The trade standoff between the U.S. and China had the world riveted last year, although recently it seems that tensions are cooling. Charlene Barshefsky, a former U.S. trade representative who served during the Clinton administration, predicts there will soon be a trade deal with China that will secure some gains for the United States. But President’s Trump’s often combative negotiating style could harm the U.S. in the long run, she noted during an interview with Wharton Dean Geoffrey Garrett at a recent Penn Wharton China Lecture.

Barshefsky, who is a senior international partner at WilmerHale, was a cabinet member under President Clinton from 1997 to 2001. In her interview, she noted how China is increasingly diverging from Western capitalistic models. She further pointed out that laws allowing the Chinese government  to override Chinese companies on privacy-related issues make it impossible to know how much to trust Huawei’s technology — it could be compromised down the road regardless of today’s status. She also discussed how China’s true level of economic growth is likely far below official claims, and recommended the best ways for the U.S. to respond to the China’s growing economic influence.

The U.S. trade war with Beijing edged up in September when Trump levied a 10% tariff on $200 billion of Chines products. China retaliated with $60 billion in levies on various U.S. products. The U.S. was to raise the 10% rate to 25% in January, but has delayed implementation as new negotiations opened up. Earlier, both had applied tariffs to some $50 billion of each other’s products.

One reason to expect a U.S.-China trade agreement very soon is political considerations, according to Barshefsky. While President Trump threatens to raise tariffs to 25% on certain goods from China, such a high rate could cause him political problems in the U.S. because China’s retaliation would inflict economic pain on voters, she said. “He can say what he wants about who pays for tariffs, but it’s the importer who pays for the tariffs, consumers pay for the tariffs.” And so while a 10% tariff on Chinese goods is “absorbable” for the U.S., it has “hurt — it’s knocked a little bit off our growth.” But a 25% tariff is a “totally different gamble.”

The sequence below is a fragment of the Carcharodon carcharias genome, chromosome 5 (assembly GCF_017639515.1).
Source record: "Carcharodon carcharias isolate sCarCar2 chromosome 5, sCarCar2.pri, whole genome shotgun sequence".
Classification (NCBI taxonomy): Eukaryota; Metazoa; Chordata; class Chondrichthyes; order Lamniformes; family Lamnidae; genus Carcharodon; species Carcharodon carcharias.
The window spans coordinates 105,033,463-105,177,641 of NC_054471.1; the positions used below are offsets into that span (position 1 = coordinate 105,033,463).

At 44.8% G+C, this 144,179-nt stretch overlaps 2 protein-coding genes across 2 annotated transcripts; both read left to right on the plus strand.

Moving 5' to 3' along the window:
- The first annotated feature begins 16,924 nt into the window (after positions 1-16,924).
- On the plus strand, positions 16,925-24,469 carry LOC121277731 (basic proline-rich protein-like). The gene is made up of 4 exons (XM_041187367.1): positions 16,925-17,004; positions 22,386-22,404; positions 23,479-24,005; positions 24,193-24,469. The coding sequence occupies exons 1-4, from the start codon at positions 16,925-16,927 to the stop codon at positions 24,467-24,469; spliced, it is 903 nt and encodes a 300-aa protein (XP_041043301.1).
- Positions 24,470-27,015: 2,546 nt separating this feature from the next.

What’s more, any further retaliatory tariffs by China would affect a lot of Trump constituencies directly — for example, in agriculture. “He already knows that with the farm community, [a 25% rate] is a no-go. That’s it, we are not going there.” That would severely affect “rural voters, and he can’t lose that rural base.” Trump, in theory, could shoot for a tariff rate somewhere between 10% and 20%, but Barshefsky says that would cause unacceptable problems for the President – the stock market would take a big hit. “The only thing Trump cares about is stock market volatility. When that volatility is beyond a certain range, and when it can be blamed on him, which it certainly would be if he went to 25% or anything above 10%, it would look as though his policy failed…. So there was always going to be a deal.”

“China’s argument, that the U.S. way is not the only way, was strengthened during the financial crisis.”

If that were not enough, pressure from businesses is ratcheting up. Key business lobbying groups wrote a letter to Trump in late April calling for removal of all added tariffs on Chinese goods in any trade deal. The groups, which included representatives of retailers, oil producers, fisheries and software companies, said anything less that total tariff elimination would be a “loss for the American people,” according to The Financial Times.